From The Beauty of the Fall
So It Spins
“Dan, Olivia would like to see you now.”
Summoned, I hang up the phone, lift off my chair, and exit my corner office. A year in the making, it’s about to happen, and even though I had a hunch it was coming, nothing has prepared me for the end walk. As I’m heading to Olivia’s office, the last months flash in Technicolor until the credits, the epitaph rolls— He put his head down, tried to rekindle the wildfire he helped birth years ago, tried to daydream down a riven path. Didn’t work, but hey. Midway, my legs go wobbly, so I restroom to regroup. After I wash my hands and face and adjust my tie, I stare at my regrouped selves in the mirror and recite Willow. She sent me one of her poems the other day after we chatted about my current predicament: When sudden loss dances/ When the inexplicable fogs/ When you’re about to lose what you love most/ Remember this: You’re fucked. Well, that’s not exactly the poem. Her last line made some poignant point about all the “When’s” being gifts, but I like my version better.
From The Big Wide Calm
My name is Paige Plant, and I’m a singer-songwriter. I have fourteen paintings to prove it—one for each song I’ve written. Thirteen Möbius strip watercolors where I painted the song’s story on the strip. What can I say? I was good at science back in the day. The fourteenth, done in oil and not on a Möbius strip, depicts the only love song I’ve ever written. Not that I’ve had only one lover or anything—I’m quite attractive in a B+ kind of way—but only one worth an oil painting. Plus, oil makes the other guys, and an occasional girl, work a little harder at pleasing me. Everybody wants a love song written about them; almost everyone wants to see their song in oil.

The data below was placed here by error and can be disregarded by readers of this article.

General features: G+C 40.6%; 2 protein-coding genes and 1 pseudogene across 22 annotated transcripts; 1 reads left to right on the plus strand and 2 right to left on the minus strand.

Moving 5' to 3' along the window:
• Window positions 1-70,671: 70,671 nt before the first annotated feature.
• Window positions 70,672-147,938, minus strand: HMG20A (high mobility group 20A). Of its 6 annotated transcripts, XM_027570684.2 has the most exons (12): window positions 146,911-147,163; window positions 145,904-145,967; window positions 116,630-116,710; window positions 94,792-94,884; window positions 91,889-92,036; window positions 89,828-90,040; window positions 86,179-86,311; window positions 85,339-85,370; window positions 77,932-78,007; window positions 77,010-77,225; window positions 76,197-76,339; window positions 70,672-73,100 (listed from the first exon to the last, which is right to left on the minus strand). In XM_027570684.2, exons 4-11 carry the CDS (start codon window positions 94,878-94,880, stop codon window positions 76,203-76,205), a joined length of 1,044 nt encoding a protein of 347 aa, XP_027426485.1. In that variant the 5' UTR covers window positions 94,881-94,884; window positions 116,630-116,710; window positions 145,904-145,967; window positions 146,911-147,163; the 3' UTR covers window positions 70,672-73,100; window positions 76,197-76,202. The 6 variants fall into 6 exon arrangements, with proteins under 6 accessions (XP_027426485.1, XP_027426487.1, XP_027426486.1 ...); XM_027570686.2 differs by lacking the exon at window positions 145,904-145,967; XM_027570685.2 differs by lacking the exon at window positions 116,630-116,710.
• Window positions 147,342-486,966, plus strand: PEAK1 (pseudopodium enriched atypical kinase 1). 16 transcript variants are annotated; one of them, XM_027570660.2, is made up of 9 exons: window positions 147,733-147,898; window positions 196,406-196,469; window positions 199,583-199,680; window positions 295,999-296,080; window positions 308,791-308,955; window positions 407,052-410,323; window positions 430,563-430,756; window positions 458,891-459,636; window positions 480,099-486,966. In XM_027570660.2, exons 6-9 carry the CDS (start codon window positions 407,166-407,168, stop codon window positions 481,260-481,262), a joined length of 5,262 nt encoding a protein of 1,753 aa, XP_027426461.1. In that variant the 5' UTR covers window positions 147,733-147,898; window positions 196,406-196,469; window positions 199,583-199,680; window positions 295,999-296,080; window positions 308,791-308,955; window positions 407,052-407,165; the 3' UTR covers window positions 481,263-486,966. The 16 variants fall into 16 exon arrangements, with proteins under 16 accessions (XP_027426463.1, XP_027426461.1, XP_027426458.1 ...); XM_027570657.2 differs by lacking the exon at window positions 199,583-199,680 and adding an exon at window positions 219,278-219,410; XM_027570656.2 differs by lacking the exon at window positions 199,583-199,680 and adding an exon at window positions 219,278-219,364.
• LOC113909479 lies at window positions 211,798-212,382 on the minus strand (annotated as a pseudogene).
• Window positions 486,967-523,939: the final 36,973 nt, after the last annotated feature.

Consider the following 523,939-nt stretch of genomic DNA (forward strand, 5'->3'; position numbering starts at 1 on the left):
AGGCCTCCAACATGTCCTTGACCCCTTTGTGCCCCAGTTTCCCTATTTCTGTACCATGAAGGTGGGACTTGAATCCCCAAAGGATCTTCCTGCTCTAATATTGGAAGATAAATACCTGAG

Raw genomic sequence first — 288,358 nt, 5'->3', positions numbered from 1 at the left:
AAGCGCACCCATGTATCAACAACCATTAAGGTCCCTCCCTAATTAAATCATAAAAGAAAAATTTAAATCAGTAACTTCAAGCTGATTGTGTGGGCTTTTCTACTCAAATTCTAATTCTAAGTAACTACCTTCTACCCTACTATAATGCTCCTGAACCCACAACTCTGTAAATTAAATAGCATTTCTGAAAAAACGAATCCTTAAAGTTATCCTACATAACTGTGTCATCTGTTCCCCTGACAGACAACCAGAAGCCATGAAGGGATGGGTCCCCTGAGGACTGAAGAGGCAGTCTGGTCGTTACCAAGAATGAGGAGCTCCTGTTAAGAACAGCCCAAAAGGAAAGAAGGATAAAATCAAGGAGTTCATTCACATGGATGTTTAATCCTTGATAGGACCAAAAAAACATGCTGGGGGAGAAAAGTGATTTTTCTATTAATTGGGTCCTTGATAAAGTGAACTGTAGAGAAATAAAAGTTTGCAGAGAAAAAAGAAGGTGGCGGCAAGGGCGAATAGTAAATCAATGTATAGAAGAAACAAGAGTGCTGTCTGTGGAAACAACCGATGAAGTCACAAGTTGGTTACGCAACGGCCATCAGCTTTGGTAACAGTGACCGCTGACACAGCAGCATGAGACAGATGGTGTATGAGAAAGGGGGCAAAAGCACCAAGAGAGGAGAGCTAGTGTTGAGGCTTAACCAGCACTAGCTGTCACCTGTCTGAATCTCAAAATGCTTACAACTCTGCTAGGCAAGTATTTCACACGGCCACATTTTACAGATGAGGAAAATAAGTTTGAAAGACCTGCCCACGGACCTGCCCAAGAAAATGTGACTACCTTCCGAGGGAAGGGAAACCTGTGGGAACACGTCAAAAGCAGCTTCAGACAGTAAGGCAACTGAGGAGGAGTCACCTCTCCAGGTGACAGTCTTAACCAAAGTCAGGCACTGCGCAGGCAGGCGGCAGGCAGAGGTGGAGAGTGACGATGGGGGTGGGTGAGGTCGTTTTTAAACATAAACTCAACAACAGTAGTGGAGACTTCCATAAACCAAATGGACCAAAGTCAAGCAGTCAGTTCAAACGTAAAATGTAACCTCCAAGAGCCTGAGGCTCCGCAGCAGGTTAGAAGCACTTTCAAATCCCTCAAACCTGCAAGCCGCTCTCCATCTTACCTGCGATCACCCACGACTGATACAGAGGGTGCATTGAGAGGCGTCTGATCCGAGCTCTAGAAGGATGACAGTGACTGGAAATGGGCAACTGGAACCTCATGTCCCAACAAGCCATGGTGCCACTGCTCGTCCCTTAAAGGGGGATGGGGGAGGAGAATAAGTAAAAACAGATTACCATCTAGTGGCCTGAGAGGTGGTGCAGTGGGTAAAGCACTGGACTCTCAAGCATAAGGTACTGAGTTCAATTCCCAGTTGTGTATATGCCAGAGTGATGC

From The Color of Home
When Nick met Sassa, he was pulled in by an unusual light in her eyes, old and familiar, a beacon and a badge for those deft enough to notice: the color of home.
“More tea?” he asked.
Nick unwound his body, stood, stacked Sassa’s cup on top of his, and ambled across Joe’s Artful Coffee to one of the baristas. He picked up six different tea jars and sniffed each. Pointing to one on the end, he said, “I’ll have a large tea and a cappuccino with two shots of espresso.”